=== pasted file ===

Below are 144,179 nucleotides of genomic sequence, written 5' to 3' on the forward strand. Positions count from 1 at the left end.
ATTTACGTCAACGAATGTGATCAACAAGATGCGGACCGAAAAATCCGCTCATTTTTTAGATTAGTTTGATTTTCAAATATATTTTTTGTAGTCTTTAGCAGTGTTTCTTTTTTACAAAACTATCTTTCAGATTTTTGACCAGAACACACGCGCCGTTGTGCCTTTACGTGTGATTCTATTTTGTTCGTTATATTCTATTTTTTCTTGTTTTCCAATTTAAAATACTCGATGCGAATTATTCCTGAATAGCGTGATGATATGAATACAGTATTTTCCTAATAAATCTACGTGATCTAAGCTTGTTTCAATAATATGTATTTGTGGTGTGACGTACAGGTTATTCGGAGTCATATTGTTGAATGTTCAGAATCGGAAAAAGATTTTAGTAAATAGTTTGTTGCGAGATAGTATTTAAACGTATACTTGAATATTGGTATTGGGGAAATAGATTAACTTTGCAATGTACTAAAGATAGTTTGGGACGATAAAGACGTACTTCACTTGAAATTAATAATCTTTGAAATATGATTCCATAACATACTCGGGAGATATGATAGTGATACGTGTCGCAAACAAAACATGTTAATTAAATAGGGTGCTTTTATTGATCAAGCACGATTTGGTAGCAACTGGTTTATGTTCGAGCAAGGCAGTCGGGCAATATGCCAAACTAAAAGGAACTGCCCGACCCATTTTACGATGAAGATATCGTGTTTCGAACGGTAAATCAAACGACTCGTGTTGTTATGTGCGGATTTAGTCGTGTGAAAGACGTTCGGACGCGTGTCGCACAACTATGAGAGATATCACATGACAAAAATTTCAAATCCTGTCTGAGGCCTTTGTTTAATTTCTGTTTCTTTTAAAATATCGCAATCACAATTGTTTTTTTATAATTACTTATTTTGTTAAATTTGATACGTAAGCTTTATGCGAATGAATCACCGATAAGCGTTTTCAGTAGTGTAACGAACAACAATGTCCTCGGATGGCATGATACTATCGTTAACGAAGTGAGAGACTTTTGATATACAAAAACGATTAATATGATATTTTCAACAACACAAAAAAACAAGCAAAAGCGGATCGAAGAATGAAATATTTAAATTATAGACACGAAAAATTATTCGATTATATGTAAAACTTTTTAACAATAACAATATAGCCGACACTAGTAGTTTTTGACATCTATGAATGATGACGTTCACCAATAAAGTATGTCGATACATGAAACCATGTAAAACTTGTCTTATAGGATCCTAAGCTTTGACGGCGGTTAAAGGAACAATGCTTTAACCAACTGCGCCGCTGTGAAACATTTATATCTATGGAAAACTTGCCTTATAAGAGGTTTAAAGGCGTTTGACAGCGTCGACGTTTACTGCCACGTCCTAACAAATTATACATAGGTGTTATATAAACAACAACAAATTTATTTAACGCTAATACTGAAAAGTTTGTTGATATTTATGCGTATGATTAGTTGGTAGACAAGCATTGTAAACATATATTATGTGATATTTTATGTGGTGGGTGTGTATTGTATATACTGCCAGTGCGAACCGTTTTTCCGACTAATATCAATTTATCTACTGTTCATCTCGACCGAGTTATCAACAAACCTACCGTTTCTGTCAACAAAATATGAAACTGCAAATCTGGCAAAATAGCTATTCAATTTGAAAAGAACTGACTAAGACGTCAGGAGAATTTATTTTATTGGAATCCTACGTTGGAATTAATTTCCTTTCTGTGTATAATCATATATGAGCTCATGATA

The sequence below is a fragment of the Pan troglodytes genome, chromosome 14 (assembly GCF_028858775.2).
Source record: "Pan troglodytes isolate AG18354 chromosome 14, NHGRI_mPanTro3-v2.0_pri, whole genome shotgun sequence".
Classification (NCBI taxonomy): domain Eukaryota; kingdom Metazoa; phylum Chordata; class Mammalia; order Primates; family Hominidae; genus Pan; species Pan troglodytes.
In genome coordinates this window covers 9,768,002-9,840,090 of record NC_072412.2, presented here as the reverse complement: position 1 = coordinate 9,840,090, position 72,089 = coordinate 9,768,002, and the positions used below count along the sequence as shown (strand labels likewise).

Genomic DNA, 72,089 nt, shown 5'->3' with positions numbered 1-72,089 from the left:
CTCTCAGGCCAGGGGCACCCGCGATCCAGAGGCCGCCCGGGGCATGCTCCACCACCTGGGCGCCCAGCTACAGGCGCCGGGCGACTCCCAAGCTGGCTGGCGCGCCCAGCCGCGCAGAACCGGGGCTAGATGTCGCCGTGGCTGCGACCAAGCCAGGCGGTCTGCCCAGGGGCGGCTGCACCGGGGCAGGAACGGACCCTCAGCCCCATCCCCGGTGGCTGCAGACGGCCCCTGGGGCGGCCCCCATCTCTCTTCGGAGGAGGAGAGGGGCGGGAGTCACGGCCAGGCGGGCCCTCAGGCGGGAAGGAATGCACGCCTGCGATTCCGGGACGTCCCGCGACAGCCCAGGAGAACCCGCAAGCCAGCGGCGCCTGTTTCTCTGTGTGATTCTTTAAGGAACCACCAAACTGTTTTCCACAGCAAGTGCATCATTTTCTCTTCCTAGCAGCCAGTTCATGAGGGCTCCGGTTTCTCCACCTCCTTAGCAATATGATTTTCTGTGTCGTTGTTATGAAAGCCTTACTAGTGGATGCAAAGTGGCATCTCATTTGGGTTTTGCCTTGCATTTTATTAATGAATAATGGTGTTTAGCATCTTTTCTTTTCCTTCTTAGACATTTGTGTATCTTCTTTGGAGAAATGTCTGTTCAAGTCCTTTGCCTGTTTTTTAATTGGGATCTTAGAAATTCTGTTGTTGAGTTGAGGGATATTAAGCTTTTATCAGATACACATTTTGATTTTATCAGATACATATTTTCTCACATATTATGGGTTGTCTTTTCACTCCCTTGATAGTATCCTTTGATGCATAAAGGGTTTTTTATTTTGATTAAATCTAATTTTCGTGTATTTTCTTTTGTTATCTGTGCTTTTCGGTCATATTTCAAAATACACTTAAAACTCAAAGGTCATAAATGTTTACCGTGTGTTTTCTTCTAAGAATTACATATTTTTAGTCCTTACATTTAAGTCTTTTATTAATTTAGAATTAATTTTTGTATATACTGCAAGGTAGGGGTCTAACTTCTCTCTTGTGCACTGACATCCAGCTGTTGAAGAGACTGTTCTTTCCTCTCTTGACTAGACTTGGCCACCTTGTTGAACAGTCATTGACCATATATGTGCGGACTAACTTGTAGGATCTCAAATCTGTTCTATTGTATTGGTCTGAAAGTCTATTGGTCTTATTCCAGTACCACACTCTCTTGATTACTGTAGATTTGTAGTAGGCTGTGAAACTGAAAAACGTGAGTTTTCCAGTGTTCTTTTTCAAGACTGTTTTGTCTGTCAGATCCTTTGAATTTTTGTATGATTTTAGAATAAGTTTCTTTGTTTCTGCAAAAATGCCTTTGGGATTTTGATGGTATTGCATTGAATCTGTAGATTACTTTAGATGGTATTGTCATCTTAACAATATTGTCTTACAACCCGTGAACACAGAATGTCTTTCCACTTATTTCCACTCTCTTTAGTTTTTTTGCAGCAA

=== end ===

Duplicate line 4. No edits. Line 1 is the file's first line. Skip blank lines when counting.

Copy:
Source record: "Pan troglodytes isolate AG18354 chromosome 14, NHGRI_mPanTro3-v2.0_pri, whole genome shotgun sequence".